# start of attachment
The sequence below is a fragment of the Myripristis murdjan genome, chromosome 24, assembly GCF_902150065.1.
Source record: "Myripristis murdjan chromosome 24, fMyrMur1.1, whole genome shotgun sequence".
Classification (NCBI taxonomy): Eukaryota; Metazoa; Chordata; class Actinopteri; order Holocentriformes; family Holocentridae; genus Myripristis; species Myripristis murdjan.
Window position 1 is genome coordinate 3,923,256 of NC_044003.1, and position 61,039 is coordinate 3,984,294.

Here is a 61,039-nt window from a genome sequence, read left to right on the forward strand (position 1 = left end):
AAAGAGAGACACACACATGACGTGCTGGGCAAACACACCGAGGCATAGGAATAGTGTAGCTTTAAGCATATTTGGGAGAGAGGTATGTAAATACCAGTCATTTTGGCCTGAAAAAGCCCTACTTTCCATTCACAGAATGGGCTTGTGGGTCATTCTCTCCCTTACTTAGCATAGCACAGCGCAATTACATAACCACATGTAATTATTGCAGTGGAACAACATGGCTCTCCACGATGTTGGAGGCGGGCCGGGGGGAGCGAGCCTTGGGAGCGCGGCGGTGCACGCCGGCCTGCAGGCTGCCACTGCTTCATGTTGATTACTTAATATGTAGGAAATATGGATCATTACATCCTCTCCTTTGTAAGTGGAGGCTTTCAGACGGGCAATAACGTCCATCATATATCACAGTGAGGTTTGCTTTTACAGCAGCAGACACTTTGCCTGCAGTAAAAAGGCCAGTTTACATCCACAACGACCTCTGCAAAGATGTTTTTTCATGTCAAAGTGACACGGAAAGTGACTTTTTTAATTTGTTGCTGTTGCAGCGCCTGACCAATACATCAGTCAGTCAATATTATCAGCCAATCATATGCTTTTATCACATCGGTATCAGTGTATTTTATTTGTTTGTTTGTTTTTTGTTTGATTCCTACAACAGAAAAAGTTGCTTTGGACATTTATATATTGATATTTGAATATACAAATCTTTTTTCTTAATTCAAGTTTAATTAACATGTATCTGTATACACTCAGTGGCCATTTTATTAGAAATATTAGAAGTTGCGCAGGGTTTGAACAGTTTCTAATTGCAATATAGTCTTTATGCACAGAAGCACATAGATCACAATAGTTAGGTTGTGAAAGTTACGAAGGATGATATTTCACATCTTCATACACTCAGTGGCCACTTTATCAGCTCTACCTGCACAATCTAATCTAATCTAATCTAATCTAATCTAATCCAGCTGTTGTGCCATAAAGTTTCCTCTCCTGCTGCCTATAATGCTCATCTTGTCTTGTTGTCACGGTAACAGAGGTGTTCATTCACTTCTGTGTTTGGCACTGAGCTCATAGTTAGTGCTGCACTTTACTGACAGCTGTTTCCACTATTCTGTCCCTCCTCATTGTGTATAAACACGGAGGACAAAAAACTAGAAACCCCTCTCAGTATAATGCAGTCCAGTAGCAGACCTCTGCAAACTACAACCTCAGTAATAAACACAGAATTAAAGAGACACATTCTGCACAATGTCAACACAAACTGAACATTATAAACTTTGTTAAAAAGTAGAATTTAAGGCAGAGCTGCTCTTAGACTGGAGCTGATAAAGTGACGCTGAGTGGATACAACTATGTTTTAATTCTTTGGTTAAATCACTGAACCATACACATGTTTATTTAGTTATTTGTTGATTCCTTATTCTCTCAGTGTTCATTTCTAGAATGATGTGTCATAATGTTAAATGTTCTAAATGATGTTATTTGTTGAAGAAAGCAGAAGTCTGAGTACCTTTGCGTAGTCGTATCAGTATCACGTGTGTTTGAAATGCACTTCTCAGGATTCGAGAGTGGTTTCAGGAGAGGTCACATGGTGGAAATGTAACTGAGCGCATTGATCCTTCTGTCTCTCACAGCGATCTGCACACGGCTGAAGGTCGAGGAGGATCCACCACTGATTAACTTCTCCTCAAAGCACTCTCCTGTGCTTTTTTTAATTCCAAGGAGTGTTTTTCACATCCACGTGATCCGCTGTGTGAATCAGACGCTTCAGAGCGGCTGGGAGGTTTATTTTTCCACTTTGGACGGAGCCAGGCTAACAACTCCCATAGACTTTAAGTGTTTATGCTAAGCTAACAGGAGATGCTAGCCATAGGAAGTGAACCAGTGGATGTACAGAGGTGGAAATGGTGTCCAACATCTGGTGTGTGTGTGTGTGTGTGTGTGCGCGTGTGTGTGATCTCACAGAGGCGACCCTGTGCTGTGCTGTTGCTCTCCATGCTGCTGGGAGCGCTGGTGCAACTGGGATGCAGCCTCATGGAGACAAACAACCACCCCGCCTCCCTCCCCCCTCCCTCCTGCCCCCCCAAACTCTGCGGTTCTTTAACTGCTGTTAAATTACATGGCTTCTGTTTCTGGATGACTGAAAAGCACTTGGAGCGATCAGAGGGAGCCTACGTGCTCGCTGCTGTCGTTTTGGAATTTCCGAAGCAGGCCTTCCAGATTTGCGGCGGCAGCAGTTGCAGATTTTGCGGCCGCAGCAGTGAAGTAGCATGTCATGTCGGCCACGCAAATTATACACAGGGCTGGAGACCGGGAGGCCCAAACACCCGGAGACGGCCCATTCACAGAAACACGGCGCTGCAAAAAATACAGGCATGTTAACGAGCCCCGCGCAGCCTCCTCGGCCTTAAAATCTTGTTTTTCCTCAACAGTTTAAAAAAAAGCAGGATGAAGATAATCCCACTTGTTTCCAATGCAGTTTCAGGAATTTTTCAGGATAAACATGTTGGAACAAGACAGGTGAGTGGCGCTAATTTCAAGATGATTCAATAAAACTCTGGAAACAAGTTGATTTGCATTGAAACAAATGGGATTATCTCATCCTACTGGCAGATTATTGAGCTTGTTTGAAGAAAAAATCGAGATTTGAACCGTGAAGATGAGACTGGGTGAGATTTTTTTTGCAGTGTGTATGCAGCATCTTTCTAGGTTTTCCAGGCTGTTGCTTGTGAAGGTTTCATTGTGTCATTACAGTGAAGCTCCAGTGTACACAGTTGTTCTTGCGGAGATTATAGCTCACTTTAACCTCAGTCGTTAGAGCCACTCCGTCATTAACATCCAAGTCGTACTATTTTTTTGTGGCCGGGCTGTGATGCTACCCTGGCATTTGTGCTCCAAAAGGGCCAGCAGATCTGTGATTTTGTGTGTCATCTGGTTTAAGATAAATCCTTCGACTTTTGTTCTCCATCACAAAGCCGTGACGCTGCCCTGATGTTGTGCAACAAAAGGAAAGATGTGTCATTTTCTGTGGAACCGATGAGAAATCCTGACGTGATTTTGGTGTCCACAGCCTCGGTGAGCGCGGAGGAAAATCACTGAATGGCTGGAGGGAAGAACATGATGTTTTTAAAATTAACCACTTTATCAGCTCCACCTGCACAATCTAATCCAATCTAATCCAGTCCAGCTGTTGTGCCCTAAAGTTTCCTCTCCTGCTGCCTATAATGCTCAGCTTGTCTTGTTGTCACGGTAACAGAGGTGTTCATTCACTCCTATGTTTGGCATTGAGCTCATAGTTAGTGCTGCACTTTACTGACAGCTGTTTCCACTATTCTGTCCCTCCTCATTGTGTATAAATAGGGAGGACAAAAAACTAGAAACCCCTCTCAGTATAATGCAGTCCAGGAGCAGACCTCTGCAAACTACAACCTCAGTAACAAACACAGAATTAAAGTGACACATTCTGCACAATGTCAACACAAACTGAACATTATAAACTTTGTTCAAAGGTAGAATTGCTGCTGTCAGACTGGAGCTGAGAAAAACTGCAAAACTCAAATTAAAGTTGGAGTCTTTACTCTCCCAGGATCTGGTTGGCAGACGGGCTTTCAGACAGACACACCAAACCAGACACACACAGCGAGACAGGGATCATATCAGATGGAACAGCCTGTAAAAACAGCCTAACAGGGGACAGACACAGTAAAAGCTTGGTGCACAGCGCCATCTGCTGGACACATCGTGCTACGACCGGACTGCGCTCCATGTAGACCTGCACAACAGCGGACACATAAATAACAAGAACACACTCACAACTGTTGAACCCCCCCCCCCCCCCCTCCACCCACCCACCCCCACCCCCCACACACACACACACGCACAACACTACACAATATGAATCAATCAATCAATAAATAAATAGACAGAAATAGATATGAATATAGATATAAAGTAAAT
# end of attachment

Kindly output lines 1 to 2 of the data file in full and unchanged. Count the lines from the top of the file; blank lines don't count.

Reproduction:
The sequence below is a fragment of the Myripristis murdjan genome, chromosome 24, assembly GCF_902150065.1.
Source record: "Myripristis murdjan chromosome 24, fMyrMur1.1, whole genome shotgun sequence".